If the mutual consent of a large enough group of people can determine value, that means that ideas, and not just commodities and currencies, can be differentially valued. One aspect of this is politics. Over the long-term, countries get the governments the majority of their populations want. That applies just as much to tyrannies as to democracies; it’s merely the way that governments change that varies. Democracies are more sensitive to changes in large-scale public opinion, but it really is only a matter of degree.
If commodities, currencies and ideas can be valued in this way, it is not a significant stretch to realise that humans can also be compared, both as individuals and as groups. Some readers will be appalled by this, and point out that this line of thinking led to atrocities like the Holocaust and similar episodes of genocide and ethnic cleansing. They are right, of course. But the process of considering one person as more valuable than another still happens. For instance, on a small scale, family members and mutual friends generally value each others’ happiness higher than they do a stranger’s. If all humans were equally worthy in their eyes, this would not happen.
What then is the counterweight to prevent genocide?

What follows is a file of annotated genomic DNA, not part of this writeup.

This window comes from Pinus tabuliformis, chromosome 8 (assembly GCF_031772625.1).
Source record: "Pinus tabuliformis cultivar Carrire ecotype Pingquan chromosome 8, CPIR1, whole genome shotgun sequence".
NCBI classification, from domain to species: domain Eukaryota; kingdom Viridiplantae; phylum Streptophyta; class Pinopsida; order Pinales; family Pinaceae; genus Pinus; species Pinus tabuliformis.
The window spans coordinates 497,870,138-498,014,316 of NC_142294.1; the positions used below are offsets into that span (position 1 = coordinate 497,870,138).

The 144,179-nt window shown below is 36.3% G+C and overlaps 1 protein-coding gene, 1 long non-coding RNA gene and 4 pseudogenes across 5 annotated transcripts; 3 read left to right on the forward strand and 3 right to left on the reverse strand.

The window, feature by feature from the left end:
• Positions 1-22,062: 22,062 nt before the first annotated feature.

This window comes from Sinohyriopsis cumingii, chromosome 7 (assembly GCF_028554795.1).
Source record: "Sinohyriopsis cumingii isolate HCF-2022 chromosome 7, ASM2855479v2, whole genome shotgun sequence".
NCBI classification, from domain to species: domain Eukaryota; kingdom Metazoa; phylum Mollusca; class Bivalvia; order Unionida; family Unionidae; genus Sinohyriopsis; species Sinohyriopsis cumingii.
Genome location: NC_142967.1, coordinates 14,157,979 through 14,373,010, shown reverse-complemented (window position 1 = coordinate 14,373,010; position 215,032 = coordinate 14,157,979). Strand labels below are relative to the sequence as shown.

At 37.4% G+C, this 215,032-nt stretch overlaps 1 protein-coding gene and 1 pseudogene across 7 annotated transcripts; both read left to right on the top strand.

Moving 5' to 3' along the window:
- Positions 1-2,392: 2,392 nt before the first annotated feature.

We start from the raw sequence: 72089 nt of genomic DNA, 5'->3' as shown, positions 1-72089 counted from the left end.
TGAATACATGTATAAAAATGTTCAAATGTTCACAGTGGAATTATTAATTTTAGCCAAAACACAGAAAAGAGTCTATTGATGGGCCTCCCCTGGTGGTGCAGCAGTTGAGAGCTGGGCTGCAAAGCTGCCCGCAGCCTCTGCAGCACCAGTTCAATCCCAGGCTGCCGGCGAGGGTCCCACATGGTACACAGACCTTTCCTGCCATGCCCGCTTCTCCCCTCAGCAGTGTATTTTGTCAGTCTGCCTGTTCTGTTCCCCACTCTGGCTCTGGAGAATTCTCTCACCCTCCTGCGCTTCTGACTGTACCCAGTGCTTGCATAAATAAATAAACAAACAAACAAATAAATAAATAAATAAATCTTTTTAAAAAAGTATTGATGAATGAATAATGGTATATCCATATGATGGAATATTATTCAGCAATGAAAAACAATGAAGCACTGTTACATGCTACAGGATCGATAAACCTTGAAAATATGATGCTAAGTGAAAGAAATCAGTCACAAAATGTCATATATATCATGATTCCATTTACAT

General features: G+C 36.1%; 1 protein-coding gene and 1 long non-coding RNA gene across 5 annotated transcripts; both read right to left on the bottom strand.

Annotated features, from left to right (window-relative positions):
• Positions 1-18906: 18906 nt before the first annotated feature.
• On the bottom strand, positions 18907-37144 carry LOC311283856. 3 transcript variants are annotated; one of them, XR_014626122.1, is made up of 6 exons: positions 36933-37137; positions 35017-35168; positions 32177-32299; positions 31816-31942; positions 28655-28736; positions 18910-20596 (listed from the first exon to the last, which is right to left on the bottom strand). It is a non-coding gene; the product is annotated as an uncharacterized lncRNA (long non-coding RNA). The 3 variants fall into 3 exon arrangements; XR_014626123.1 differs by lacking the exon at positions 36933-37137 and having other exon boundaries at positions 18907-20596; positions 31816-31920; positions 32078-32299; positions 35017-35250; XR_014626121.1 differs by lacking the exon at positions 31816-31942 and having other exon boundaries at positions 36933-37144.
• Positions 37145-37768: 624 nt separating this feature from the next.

Merely that a large mass of humanity also consensually agrees that despite our implicit measuring of value of one person versus another, we also choose as a population to limit the impact of that value judgement on smaller groups in society. This is a paper-thin protection against abuse, but all our societies can ultimately do.
On a less dramatic, but perhaps even more meaningful, scale, these relative valuations of one human’s life against another underpin the field of cost-utility analysis, which is increasingly used by governments, agencies and companies worldwide, to determine how best to spend money in order to maximise value. It’s all about getting the biggest bang for your buck for the most people for the greatest amount of time… and if you think about that carefully, you’ll realise that will always persistently work to the advantage of some groups relative to others. For instance, in healthcare, such QALY assessments will consistently benefit younger people relative to the elderly.
So, value is both mutable and dependent on mutual consent. Reality is as thin and fragile as a pane of glass, and it is only because we add our panes together that a viable edifice can be constructed. Our societies implictly use this model of value to determine the relative worth of ideas, objects, people and even money itself. And they will only value us as individuals or groups if we can convince a sufficient mass of others that we are indeed worthwhile.
If that sounds too tiring a task, the only alternative is limiting contact with society to necessity and protecting one’s isolated position by accumulating sufficient quantities of things that society already finds valuable.
The themes of this post are explored further in the next two entries: